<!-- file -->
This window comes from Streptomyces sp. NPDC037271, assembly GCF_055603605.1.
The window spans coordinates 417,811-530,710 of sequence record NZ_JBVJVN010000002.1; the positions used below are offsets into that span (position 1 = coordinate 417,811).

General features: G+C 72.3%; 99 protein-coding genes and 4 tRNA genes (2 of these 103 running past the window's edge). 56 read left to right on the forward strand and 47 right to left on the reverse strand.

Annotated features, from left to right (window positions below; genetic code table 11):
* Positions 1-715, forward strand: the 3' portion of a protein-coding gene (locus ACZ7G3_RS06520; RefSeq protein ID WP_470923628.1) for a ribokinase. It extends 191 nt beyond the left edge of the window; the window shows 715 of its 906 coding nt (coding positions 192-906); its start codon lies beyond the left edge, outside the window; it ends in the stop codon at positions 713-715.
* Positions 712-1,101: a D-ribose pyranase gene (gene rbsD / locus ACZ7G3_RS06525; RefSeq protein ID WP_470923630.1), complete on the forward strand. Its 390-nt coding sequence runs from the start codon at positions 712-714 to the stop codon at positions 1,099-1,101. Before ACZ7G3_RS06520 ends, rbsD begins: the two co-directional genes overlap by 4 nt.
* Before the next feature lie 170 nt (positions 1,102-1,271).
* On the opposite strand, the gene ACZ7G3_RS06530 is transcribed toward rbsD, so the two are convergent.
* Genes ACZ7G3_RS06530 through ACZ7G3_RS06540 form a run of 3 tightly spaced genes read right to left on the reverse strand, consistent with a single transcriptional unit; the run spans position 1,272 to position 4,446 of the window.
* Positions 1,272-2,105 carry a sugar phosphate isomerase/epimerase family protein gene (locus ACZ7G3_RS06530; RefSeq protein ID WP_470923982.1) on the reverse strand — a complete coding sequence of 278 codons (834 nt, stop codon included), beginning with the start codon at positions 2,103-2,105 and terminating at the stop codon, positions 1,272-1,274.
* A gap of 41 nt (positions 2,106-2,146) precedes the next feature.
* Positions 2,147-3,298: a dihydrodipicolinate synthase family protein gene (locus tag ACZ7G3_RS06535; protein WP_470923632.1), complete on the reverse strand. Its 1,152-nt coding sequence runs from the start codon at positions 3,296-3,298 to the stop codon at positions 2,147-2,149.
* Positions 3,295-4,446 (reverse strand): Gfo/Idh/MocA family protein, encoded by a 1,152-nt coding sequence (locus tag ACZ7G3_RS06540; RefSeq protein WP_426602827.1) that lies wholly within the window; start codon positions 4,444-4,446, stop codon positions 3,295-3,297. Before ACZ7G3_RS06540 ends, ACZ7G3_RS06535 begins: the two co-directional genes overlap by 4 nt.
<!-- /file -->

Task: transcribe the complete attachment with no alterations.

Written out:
This window comes from Streptomyces sp. NPDC037271, assembly GCF_055603605.1.
The window spans coordinates 417,811-530,710 of sequence record NZ_JBVJVN010000002.1; the positions used below are offsets into that span (position 1 = coordinate 417,811).

General features: G+C 72.3%; 99 protein-coding genes and 4 tRNA genes (2 of these 103 running past the window's edge). 56 read left to right on the forward strand and 47 right to left on the reverse strand.

Annotated features, from left to right (window positions below; genetic code table 11):
* Positions 1-715, forward strand: the 3' portion of a protein-coding gene (locus ACZ7G3_RS06520; RefSeq protein ID WP_470923628.1) for a ribokinase. It extends 191 nt beyond the left edge of the window; the window shows 715 of its 906 coding nt (coding positions 192-906); its start codon lies beyond the left edge, outside the window; it ends in the stop codon at positions 713-715.
* Positions 712-1,101: a D-ribose pyranase gene (gene rbsD / locus ACZ7G3_RS06525; RefSeq protein ID WP_470923630.1), complete on the forward strand. Its 390-nt coding sequence runs from the start codon at positions 712-714 to the stop codon at positions 1,099-1,101. Before ACZ7G3_RS06520 ends, rbsD begins: the two co-directional genes overlap by 4 nt.
* Before the next feature lie 170 nt (positions 1,102-1,271).
* On the opposite strand, the gene ACZ7G3_RS06530 is transcribed toward rbsD, so the two are convergent.
* Genes ACZ7G3_RS06530 through ACZ7G3_RS06540 form a run of 3 tightly spaced genes read right to left on the reverse strand, consistent with a single transcriptional unit; the run spans position 1,272 to position 4,446 of the window.
* Positions 1,272-2,105 carry a sugar phosphate isomerase/epimerase family protein gene (locus ACZ7G3_RS06530; RefSeq protein ID WP_470923982.1) on the reverse strand — a complete coding sequence of 278 codons (834 nt, stop codon included), beginning with the start codon at positions 2,103-2,105 and terminating at the stop codon, positions 1,272-1,274.
* A gap of 41 nt (positions 2,106-2,146) precedes the next feature.
* Positions 2,147-3,298: a dihydrodipicolinate synthase family protein gene (locus tag ACZ7G3_RS06535; protein WP_470923632.1), complete on the reverse strand. Its 1,152-nt coding sequence runs from the start codon at positions 3,296-3,298 to the stop codon at positions 2,147-2,149.
* Positions 3,295-4,446 (reverse strand): Gfo/Idh/MocA family protein, encoded by a 1,152-nt coding sequence (locus tag ACZ7G3_RS06540; RefSeq protein WP_426602827.1) that lies wholly within the window; start codon positions 4,444-4,446, stop codon positions 3,295-3,297. Before ACZ7G3_RS06540 ends, ACZ7G3_RS06535 begins: the two co-directional genes overlap by 4 nt.